Chinese cybersecurity researchers have uncovered a widespread, ongoing malware campaign that has already hijacked over 100,000 home routers and modified their DNS settings to hack users with malicious web pages—especially if they visit banking sites—and steal their login credentials.
Dubbed GhostDNS, the campaign has many similarities with the infamous DNSChanger malware that works by changing DNS server settings on an infected device, allowing attackers to route the users’ internet traffic through malicious servers and steal sensitive data.
According to a new report from cybersecurity firm Qihoo 360’s NetLab, just like the regular DNSChanger campaign, GhostDNS scans for the IP addresses for routers that use weak or no password at all, accesses the routers’ settings, and then changes the router’s default DNS address to the one controlled by the attackers.
GhostDNS System: List of Modules and Sub-Modules
The GhostDNS system mainly includes four modules:
1) DNSChanger Module: This is the main module of GhostDNS designed to exploit targeted routers based upon collected information.
DNSChanger Module is comprised of three sub-modules, which the researchers dubbed, Shell DNSChanger, Js DNSChanger, and PyPhp DNSChanger.
a.) Shell DNSChanger
Written in the Shell programming language, this sub-module combines 25 Shell scripts that can brute-force the passwords on routers or firmware packages from 21 different manufacturers.
b.) Js DNSChanger
“Its functional structure is mainly divided into scanners, payload generators, and attack programs. The Js DNSChanger program is usually injected into phishing websites, so it works together with the Phishing Web System,” the researchers say.
c.) PyPhp DNSChanger
Written in both Python and PHP, this submodule contains 69 attack scripts against 47 different routers/firmware and has been found deployed on over 100 servers, most of which on Google Cloud, and includes functionalities like Web API, Scanner and Attack module.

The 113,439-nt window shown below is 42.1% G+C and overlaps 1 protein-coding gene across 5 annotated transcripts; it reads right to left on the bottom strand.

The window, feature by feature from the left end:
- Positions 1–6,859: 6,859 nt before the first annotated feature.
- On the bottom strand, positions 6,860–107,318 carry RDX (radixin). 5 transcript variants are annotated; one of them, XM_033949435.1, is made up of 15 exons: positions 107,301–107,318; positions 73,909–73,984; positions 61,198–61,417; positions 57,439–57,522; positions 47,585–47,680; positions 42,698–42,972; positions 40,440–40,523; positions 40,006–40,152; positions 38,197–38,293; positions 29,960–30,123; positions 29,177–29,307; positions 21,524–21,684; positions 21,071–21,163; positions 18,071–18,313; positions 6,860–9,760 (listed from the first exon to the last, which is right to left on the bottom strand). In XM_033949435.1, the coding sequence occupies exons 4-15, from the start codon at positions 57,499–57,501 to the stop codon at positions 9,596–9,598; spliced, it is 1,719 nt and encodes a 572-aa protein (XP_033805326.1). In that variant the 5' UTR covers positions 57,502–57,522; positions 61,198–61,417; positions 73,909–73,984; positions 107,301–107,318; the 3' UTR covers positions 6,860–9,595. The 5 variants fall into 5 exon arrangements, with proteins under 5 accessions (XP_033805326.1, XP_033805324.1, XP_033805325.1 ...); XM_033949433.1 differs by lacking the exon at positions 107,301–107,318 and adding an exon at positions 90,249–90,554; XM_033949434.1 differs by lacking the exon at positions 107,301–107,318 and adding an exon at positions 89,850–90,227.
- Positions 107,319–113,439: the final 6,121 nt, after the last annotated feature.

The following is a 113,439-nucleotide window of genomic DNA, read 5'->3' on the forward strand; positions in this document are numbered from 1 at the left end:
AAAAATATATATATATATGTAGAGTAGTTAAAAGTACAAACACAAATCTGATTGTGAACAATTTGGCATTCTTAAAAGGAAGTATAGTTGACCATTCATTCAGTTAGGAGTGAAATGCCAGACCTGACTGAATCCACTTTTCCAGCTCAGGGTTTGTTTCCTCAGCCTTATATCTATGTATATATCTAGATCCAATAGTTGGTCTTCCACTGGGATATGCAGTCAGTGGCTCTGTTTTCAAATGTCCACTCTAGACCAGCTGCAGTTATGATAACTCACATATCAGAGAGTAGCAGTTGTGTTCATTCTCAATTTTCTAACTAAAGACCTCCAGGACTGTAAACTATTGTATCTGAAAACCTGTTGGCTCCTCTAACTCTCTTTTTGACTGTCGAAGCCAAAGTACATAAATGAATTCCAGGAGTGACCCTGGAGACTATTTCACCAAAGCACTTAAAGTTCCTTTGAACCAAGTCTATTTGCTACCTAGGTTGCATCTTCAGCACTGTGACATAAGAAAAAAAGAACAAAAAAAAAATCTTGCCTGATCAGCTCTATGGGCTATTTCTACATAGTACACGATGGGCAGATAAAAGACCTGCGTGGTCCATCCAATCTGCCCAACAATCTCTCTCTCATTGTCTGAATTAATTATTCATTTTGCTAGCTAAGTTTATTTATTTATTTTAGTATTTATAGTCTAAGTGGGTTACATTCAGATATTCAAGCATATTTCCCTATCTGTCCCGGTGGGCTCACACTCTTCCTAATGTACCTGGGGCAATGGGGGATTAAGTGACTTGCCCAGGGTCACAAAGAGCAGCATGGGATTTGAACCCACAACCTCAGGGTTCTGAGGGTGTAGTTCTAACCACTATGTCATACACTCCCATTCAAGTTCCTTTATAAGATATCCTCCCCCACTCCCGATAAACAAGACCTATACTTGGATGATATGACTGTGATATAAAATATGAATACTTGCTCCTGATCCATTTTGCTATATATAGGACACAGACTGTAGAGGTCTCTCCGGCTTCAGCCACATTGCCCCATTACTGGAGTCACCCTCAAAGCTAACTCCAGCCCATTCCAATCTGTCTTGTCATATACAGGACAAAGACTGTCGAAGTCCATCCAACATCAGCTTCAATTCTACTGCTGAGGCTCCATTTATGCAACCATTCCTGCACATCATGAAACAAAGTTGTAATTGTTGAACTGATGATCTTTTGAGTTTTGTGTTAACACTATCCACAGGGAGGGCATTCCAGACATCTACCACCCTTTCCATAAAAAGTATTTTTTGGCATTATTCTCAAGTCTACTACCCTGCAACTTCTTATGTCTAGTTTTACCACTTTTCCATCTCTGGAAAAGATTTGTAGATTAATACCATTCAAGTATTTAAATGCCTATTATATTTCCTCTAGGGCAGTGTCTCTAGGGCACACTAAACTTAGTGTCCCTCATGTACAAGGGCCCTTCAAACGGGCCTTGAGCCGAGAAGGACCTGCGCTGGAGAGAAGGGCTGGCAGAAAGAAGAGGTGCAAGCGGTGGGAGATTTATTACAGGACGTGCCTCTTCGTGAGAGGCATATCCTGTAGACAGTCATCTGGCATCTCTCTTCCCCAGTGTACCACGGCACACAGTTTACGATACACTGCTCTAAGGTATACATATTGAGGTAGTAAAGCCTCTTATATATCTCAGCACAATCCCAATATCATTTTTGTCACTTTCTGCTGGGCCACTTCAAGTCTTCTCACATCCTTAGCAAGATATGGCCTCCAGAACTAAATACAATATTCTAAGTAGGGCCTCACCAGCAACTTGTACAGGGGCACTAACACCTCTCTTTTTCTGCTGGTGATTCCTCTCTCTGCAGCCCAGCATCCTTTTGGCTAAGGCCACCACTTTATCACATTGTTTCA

This sub-module is the core module of DNSChanger that allows attackers to scan the Internet to find vulnerable routers.
2) Web Admin module: Though researchers do not have too much information about this module yet, it seems to be an admin panel for attackers secured with a login page.
3) Rogue DNS module: This module is responsible for resolving targeted domain names from the attacker-controlled web servers, which mainly involves banking and cloud hosting services, along with a domain that belongs to a security company named Avira.
“We have no access to the Rouge DNS server, so we can’t say for sure how many DNS names have been hijacked, but by querying both Alexa Top1M and our DNSMon’s Top1M domains against the rogue DNS server (188.8.131.52), we were able to find a total of 52 domains being hijacked,” NetLab researchers say.
4) Phishing Web module: When a targeted domain successfully gets resolved through the rogue DNS module, Phishing web module aims to server the right fake version for that specific website.
GhostDNS Malware Targeting Brazilian Users Primarily
According to the researchers, between September 21 and 27, the GhostDNS campaign compromised more than 100,000 routers, of which 87.8 percent of devices (which equals to 87,800) are located in Brazil only, which means Brazil is the primary target for GhostDNS attackers.
“Currently the campaign mainly focuses on Brazil, we have counted 100k+ infected router IP addresses (87.8% located in Brazil), and 70+ router/firmware have been involved, and 50+ domain names such as some big banks in brazil , even Netflix, Citibank.br have been hijacked to steal the corresponding website login credentials,” the researchers say.
Since the GhostDNS campaign is highly scaled, utilizes different attack vector and adopts automated attack process, it poses a real threat to users. Therefore, users are advised to protect themselves.
How to Protect Your Home Router from Hackers
In order to avoid yourself from being a victim to such attacks, you are recommended to ensure that your router is running the latest version of the firmware and set a strong password for the router web portal.
You can also consider disabling remote administration, changing its default local IP address, and hardcoding a trusted DNS server into your router or the operating system.
NetLab researchers also recommended the router vendors to increase the complexity of router default password and enhance the system security update mechanism for their products.